List of Items Needed for a Camping Trip in a Travel Trailer

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A travel trailer allows you to carry some of the comforts of home with you into remote areas. Travel trailers usually include sleeping space, a dining area, cooking facilities and an icebox or refrigerator. While you can carry more in a travel trailer than you can in a backpack or trunk of a car, storage space is still at a premium, so you need to pack carefully.


You don't want to spend hours of your camping vacation cooking, so plan simple meals that go together quickly. Carry fresh food to eat the first night or two, and packaged food for later in the trip. Macaroni and cheese, spaghetti and sauce, and seasoned rice mixes are quick dishes that become complete meals with the addition of a little meat or tofu. You can also prep food at home, such as breakfast burritos, soups, stews and chili to reheat and enjoy in camp. Don't forget a few treats — marshmallows to roast, homemade brownies or a bottle of wine.


Even if going to a developed campground, pack a roll of toilet paper in case the campground runs out, along with paper towels, soap, toothpaste, shampoo and deodorant. Small sizes take up less room in the trailer's tiny bathroom. Add a box of wet wipes for quick cleanup, and a first aid kit. Stock a plastic box with bandages, a thermometer, scissors, tweezers, antiseptic wipes, gauze pads, latex gloves and basic remedies such as aspirin, anti-nausea and anti-diarrhea medication.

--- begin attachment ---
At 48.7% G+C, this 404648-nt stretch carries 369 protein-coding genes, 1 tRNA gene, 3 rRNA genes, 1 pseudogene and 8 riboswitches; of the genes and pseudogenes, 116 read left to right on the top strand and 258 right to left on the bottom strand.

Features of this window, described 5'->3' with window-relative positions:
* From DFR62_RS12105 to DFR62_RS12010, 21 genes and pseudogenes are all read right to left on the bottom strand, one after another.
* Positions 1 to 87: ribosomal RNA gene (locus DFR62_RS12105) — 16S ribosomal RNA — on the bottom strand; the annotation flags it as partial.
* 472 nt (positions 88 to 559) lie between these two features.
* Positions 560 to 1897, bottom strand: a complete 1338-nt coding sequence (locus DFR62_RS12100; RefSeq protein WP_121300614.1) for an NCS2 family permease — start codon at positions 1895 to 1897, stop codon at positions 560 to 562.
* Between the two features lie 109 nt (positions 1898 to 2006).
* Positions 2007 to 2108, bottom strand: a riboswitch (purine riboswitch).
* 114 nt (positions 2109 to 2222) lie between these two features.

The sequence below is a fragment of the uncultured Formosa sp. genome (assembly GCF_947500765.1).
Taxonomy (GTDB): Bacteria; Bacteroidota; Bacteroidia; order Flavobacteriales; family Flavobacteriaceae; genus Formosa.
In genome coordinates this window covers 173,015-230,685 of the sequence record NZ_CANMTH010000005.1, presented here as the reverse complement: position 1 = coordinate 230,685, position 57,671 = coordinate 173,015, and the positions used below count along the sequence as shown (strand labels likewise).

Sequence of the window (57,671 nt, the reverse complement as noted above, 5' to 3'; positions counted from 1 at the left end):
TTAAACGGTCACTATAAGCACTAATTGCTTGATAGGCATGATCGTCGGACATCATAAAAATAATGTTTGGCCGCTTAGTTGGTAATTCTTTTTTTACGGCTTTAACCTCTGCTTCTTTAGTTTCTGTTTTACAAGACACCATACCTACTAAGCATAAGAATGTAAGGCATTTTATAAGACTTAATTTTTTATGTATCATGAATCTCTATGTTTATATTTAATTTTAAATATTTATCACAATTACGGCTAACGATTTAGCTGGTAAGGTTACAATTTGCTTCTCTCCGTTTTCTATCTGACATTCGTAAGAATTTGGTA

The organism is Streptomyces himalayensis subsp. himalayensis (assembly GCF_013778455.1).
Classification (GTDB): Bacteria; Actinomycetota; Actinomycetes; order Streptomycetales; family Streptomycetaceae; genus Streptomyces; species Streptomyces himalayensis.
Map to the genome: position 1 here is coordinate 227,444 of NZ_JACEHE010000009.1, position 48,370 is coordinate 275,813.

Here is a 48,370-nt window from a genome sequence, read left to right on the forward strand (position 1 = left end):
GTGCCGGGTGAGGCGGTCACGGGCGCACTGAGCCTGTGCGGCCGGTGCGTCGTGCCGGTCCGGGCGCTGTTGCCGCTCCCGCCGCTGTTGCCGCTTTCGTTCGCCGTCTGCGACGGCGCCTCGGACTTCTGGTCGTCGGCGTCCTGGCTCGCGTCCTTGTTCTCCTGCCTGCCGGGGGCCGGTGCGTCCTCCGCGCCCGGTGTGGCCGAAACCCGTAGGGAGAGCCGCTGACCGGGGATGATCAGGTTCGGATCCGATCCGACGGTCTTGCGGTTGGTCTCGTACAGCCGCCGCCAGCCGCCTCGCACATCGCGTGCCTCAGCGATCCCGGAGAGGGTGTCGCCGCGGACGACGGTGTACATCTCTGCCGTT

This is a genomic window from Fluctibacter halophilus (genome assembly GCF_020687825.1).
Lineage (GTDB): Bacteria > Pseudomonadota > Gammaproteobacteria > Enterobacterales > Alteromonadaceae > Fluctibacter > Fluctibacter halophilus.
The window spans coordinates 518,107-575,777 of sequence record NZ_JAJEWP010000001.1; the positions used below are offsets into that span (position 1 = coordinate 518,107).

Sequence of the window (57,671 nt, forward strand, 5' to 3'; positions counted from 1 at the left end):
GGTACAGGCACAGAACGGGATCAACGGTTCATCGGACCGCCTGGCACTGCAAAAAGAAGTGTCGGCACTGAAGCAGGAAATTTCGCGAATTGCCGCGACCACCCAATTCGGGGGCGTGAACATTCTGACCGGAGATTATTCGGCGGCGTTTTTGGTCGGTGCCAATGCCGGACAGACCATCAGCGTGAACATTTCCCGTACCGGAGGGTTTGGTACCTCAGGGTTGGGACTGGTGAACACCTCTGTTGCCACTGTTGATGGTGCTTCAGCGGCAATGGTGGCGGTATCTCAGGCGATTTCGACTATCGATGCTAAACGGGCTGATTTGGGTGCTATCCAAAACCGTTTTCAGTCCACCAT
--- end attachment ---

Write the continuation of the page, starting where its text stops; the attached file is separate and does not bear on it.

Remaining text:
Travel trailers offer more comfort than most tents. Instead of sleeping on the ground, you'll enjoy a bed -- even if it's only a thick foam pad on a platform. Make your sleeping accommodations as comfortable as possible with warm blankets, a favorite pillow, and even an egg-crate mattress pad. You'll also need towels and washcloths for bathing and dish towels for washing dishes.


A flashlight or headlamp comes in handy for late arrivals back at camp or midnight treks to the bathroom. Purchase a wind-up flashlight and you'll never worry about bad batteries. Pack rain gear for unexpected storms. Lawn chairs provide more comfort for sitting around the campfire or relaxing at the lake watching the bobber on a fishing line. A hammock makes a comfortable spot for an afternoon nap. A net-type hammock is easy to stow in the camper and tie between trees in your campsite. A rug or grass mat to place in front of the door will keep dirt from tracking into your trailer.



About the Author

Cynthia Myers is the author of numerous novels and her nonfiction work has appeared in publications ranging from "Historic Traveler" to "Texas Highways" to "Medical Practice Management." She has a degree in economics from Sam Houston State University.

Photo Credits

  • camping,trailer image by Greg Pickens from Fotolia.com